The state of Jammu and Kashmir is a multilingual State with Kashmiri, Dogri, and Ladakhi, three dominant regional languages. Kashmiri was included in the Eighth Schedule of the Constitution of India from its very inception. Dogri was included in the year 2003, whereas Ladakhi is non-scheduled language.
Dogri is included in the school curriculum up to the 8th grade in school education in the Jammu region of the State of J and K since 2002. The rules are not implemented properly. Dogri language teachers have not been appointed for teaching it. There is continuous demand for teaching Dogri as a compulsory subject at all levels in the school education in the Jammu region of the state of J and K. Earlier Dogri was taught in Ragunath Ji Temple ‘Pathshalla’ during the reign of Maharaya Ranbir Singh (1856-1885), but after his death the practice did not remain in vogue. Then after a gap of more than sixty years in 1948, Dogri was introduced as a subject in primary classes. The teaching of Dogri was discontinued in 1953. The Jammu and Kashmir University introduced the teaching of Dogri as a subject under the title OC and MIL (Proficiency namely Tilak, high Proficiency namely Praveen and Honors namely Shriomani) in 1964, 1967 and 1969 respectively. At school level it was started in the year 1983 in 9th and 10th classes as an additional optional subject in schools of Jammu region. After a gap of about nineteen years, Dogri was introduced at primary level as a third language in 2002. It is not taught in classes 6th to 8th in the absence of clear orders. It is taught as a subject at the undergraduate levels in the colleges of Jammu region since 1987, as a subject at the MA level at the University of Jammu since 1983 and research studies are also being carried out for M.Phil and Ph.D Degrees in Dogri. In 2005, a collection of over 100 works of prose and poetry in Dogri published over the last 50 years was made accessible online at the Central Institute of Indian Languages (CIIL), Mysore. The Department of Information Technology, Govt. of India has prepared localised software programmes and Dogri-English-Dogri Dictionaries, which were released on the 21st February, 2009 in New Delhi.
In will not be fair to depart without tribute to Dogri writers awarded with the Sahitya Akademy Award for their marvelous work in the field of Dogri language. The award for Dogri language started in 1970 and its recipients so for are; Narendra Khajuria for ‘Nila Ambar Kale Badal’ in 1970, Padma Sachdev for ‘Meri Kavita Mere Geet in 1971, ShriVats Vikal for ‘Phull Bina Dali’ in 1972, Madan Mohan Sharma for Duddh, Lahoo, Zahar in 1974, Krishna Smailpuri for ‘Mere Dogri Geet’ in 1975, Ram Nath Shastri for ‘Badnami Di Chhan, in 1976, Kehar Singh Madhukar for ‘Main Mele Ra Janun’ in 1977, Narsingh Dev Jamwal for ‘Sanjhi Dharti Bakhle Mahnu’ in 1978, O.P. Sharma `Sarathi’ for ‘Nanga Rukh’ in 1979, Kunwar Viyogi for ‘Ghar’ in 1980, Jitendra Udhampuri for ‘Ek Shehr Yaaden Da’ in 1981, Deshbandhu Dogra `Nutan’ for ‘Qaidi’ in 1982, Ved Rahi for ‘Aale’ in 1983, Shiv Ram `Deep’ for ‘Gamlen De Cactus’ in 1984, Dinoo Bhai Pant for ‘Ayodhya’ in 1985, Om Goswami for ‘Sunne Di Chiree’ in 1986, Prakash Premi for ‘Beddan Dharti Di’ in 1987, Ram Lal Sharma for ‘Rattu Da Chanan’ in 1988 Mohanlal Sapolia for ‘Sodh Samundaren Di’ in 1989, Tara Smailpuri for ‘Jeevan Lehran’ in 1990, Mohan Singh for ‘Apni Daphli Apna Raag’ in 1991, Yash Sharma for ‘Jo Tere Man-Chitta Laggi Ja’ in 1992, Jitendra Sharma for ‘Buddh Suhagan’ in 1994, Abhishap for ‘Lalsa’ in 1995, Gyaneshwar for ‘Baddli Kalave’ in 1996, Shiv Dev Singh Sushil for ‘Bakhre Bakhra Sach’ in 1997, Kuldeep Singh Jindhrahia for ‘Mangwi Pashakri’ in 1999, Deen Bandhu Sharma for ‘Meel Patthar’ in 2000 Verinder Kesar for ‘Nighe Rang’ in 2001, Om Vidyarthi for ‘Trip Trip Chete’ in 2002, Ashwani Magotra for ‘Jhull Bada Dea Pattara’ in 2003, Shiv Nath for ‘Cheten Di Chitkabri’ in 2004, Krishan Sharma for ‘Dhaldi Dhuppe Da Sek’ in 2005, Darshan Darshi for ‘Kore Kaakal Korian Talian’ in 2006, Gian Singh Pagoch for ‘Mahatma Vidur’ in 2007, Champa Sharma for ‘Cheten Di Rhol’ in 2008, Praduman Singh Jindrahia for ‘Geet Sarovar’ in 2009, Manoj for ‘Pandran Kahaniyan’ in 2010, Lalit Magotra for ‘Cheten Diyan Ga’liyan’ in 2011 Bal Krishan Bhaura for ‘Tim-Tim Karde Tare’ in 2012 Sita Ram Sapolia for ‘Doha Satsai’ in 2013, Shailender Singh for ‘Hashiye Par’ in 2014, and Dhian Singh for ‘Parchhamen Di Lo’ in 2015.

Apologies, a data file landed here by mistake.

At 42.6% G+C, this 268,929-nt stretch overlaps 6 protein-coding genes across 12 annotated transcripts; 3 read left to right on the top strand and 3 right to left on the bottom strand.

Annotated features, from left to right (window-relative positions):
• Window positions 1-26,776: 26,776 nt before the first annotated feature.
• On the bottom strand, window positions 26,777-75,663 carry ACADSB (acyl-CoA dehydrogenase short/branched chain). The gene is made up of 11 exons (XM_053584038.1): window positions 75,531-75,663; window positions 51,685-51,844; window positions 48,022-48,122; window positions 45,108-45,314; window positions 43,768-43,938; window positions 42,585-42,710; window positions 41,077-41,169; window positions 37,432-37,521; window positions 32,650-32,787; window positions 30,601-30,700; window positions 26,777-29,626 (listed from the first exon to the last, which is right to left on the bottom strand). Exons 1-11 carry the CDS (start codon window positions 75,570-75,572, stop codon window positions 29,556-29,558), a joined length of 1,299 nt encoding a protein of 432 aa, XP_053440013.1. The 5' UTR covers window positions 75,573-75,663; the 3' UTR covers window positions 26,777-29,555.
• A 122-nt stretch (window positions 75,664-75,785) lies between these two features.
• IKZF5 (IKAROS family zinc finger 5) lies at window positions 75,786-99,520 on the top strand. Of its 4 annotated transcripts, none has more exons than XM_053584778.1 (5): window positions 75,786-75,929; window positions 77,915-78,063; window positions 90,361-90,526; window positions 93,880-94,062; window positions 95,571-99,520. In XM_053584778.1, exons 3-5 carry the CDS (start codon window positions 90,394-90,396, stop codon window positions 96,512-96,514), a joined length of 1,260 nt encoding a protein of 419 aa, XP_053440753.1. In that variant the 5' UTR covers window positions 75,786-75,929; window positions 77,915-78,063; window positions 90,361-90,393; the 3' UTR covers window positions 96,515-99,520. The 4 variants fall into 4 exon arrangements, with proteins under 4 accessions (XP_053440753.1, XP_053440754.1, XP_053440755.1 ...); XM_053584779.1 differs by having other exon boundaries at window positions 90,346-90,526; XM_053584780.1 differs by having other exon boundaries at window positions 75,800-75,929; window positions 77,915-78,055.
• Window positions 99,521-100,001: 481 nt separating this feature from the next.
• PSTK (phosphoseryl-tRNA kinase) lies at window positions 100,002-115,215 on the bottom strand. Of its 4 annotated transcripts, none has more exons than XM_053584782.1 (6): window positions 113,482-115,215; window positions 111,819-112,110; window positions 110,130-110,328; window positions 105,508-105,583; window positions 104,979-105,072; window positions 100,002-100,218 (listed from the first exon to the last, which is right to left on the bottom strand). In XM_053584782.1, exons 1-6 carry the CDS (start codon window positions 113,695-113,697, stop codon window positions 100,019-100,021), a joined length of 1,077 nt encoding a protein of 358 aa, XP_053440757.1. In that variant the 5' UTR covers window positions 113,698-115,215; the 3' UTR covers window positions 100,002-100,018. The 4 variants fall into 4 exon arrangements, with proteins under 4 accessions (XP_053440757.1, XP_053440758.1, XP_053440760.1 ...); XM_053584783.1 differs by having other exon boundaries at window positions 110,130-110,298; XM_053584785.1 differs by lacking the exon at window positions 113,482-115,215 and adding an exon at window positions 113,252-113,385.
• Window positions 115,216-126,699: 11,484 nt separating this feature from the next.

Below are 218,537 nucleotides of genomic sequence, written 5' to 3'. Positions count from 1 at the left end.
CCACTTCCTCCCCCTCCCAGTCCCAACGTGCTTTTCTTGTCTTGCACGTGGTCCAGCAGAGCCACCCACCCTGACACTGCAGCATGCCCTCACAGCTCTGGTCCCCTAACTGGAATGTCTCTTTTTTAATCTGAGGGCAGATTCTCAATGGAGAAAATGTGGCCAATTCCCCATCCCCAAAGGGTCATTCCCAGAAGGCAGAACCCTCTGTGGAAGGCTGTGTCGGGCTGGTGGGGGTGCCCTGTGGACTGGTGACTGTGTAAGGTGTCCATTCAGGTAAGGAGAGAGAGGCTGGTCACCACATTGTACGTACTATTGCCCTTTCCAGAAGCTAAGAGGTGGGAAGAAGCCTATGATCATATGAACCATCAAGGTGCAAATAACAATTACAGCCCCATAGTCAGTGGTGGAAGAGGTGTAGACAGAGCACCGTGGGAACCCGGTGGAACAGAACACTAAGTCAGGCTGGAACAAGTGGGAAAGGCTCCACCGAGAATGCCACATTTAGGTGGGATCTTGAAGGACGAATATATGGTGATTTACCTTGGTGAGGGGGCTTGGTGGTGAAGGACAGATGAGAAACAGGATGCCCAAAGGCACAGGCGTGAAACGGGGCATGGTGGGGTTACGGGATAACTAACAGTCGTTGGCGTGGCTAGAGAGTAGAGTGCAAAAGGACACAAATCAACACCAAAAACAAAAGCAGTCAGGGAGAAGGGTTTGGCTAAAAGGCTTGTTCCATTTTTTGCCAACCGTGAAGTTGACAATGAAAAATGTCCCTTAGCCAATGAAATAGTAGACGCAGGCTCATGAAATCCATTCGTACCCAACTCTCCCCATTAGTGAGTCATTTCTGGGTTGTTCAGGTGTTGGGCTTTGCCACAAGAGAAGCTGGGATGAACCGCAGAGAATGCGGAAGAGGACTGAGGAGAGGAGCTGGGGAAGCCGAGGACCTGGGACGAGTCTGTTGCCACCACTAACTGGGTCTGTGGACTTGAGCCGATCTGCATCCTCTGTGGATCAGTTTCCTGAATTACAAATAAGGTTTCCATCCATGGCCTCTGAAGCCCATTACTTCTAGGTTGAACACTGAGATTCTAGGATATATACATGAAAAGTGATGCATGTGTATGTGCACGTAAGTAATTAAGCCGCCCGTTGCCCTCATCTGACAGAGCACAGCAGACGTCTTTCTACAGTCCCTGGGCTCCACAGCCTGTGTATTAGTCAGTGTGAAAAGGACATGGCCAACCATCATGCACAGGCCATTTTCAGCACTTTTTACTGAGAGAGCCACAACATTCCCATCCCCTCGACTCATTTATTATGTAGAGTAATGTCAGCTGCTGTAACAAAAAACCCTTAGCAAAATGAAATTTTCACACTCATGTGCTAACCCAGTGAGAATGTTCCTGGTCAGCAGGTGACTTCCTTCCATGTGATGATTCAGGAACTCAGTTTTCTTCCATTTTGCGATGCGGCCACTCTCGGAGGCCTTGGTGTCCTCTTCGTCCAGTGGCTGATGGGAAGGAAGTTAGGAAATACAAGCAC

Before concluding let us take 22nd December as ‘Dogri Inclusion Day’, the day Dogri language was included in the Eighth Schedule of The Constitution of India on 22nd December 2003 and at the same time struggle for its proper teaching in the schools and press for its printing on Indian Currency Notes, a real concern.